Bonus: The day after reading that difficult poem…

I check back in with Eleanor 24 hours after we finished our recording about Emily Berry’s The End. What did she learn? How did she feel?

We chat about getting back into reading poetry after a break, feeling like being an outsider/insider and feeling like you may have got it ‘wrong’.

Shout out to Jen Campbell for her fantastic YouTube review of Emily Berry’s Stranger, Baby!

Ep 45. Getting into poetry: Reading a ‘difficult’ poem for the first time

Are poets who write ‘difficult’ poems being intentionally obtuse? Are they trying to hide something? How on earth do you approach poems like these for the first time?

Today I chat with ModPo classmate and friend Eleanor about Emily Berry’s The End, just out in Poetry magazine. We make our way through a totally unprepared first reading of the poem’s first few lines.

Ready for more? Here’s a bonus follow-up with Eleanor’s thoughts on this poem after doing some further research. And you can also check out Jacket2’s First Readings.

Ep 44. Anne Carson visits Bronte, post-breakup

Anne Carson’s shapeshifting long poem The Glass Essay exists somewhere between lyric, confessional and narrative. The deeper we get into it, the less useful these terms seem to be. They also bring up questions of what we expect from our female poets…

Show notes

  • The Glass Essay
  • Anne Carson (as ‘notoriously reticent’)
  • For more on Carson and the pressures/expectations around female (especially female lyric) poets, listen to my chat with Sophie Mayer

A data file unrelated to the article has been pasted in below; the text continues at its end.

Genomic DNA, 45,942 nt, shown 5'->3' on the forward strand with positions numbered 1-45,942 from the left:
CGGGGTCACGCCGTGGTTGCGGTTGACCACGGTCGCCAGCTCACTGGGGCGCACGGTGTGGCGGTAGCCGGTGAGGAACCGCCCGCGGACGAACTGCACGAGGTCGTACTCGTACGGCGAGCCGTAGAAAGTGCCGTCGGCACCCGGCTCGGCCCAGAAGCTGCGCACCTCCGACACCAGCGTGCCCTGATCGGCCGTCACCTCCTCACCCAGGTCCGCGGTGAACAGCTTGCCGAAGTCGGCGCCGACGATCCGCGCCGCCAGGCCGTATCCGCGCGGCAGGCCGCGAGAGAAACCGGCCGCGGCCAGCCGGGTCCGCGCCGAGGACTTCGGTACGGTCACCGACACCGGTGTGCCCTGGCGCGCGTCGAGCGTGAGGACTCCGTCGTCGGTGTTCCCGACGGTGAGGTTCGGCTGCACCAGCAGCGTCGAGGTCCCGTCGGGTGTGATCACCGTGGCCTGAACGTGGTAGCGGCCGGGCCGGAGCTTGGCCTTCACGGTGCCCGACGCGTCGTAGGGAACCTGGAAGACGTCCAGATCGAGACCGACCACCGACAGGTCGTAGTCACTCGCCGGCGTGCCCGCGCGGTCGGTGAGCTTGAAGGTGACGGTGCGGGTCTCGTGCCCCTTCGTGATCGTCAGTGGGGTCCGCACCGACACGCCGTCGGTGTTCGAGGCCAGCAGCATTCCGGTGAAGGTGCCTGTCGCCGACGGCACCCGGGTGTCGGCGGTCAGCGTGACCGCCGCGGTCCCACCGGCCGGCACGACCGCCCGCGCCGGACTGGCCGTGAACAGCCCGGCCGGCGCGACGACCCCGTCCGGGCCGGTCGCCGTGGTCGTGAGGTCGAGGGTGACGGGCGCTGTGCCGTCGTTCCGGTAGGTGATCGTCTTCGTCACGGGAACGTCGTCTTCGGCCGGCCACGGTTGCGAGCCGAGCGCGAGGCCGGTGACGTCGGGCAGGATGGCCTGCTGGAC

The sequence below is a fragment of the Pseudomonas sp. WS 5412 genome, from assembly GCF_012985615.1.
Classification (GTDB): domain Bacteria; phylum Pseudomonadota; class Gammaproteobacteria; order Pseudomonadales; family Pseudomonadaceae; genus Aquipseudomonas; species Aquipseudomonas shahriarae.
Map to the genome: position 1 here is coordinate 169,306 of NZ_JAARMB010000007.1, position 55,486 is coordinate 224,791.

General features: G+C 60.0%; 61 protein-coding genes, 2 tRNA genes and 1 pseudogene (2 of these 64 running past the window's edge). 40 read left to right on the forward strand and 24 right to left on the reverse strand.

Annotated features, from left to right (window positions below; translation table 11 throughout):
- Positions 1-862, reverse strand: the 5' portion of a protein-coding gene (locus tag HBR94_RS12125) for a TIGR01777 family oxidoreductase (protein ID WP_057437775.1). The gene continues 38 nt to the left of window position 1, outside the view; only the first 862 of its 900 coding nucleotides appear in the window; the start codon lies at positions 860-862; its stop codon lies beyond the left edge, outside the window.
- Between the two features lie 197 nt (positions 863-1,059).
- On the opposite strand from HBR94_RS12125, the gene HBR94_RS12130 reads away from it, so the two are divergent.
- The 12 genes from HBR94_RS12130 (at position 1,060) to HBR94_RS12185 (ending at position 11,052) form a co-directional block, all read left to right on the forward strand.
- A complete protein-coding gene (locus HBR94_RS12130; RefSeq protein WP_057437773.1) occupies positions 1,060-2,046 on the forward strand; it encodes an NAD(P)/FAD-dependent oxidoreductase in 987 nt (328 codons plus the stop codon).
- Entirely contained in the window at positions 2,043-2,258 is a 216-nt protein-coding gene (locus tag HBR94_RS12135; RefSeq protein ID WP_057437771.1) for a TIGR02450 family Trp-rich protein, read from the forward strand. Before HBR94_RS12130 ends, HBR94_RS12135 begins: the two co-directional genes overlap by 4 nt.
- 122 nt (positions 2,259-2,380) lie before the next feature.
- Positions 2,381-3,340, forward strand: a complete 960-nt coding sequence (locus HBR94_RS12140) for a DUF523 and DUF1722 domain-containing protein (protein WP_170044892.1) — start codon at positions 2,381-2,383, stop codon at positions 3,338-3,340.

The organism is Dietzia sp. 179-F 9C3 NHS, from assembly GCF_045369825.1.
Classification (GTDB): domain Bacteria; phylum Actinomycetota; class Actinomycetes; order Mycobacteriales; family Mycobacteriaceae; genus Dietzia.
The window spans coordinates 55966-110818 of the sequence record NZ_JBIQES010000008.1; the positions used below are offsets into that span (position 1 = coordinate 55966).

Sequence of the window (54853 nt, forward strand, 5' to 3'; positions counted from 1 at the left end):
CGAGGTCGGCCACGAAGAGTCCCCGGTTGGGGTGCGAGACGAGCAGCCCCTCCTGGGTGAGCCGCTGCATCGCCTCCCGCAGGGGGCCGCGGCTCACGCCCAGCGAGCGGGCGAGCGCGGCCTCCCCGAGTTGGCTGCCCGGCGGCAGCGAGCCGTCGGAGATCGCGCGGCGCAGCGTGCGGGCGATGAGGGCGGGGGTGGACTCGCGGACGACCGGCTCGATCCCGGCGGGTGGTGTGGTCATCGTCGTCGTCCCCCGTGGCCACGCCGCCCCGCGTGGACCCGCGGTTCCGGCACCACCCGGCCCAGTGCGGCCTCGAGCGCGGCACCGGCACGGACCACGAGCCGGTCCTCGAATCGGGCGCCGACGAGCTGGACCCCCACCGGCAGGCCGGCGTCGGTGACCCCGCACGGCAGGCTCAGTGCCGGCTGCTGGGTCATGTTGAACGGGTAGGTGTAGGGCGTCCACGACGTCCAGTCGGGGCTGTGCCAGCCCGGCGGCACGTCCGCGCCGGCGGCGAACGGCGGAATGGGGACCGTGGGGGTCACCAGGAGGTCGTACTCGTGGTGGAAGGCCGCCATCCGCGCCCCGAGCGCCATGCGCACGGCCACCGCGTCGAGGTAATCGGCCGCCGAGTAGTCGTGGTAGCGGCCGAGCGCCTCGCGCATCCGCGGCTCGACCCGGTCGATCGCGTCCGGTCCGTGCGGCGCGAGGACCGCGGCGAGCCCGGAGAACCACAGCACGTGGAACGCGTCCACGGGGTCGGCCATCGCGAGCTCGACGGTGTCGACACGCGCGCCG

Ep 43. Teaching poetry to kids: From bush ballads to YouTube

Did studying poetry at school spark your interest or leave you cold? In this episode I chat with my sister-in-law Terri – a Leading Teacher in a K-12 school who’s a passionate advocate of poetry in the classroom. We hear about what connects, what’s challenging and how she matches poetry with curriculum demands.

Show notes

Ep 42. Alan Wearne on Frank Stanford

Talking with Alan Wearne felt like taking a poetry masterclass. The poet Alan chose was Arkansas land surveyor and prolific writer Frank Stanford, who may well enchant you if you’re not careful. We look at his work from all sorts of angles and cover just about everyone from Ted Berrigan to Benjamin Frater, Gig Ryan, Joyce, Browning, the term ‘spoken word’ and when to bow out of poetry competitions.

Show notes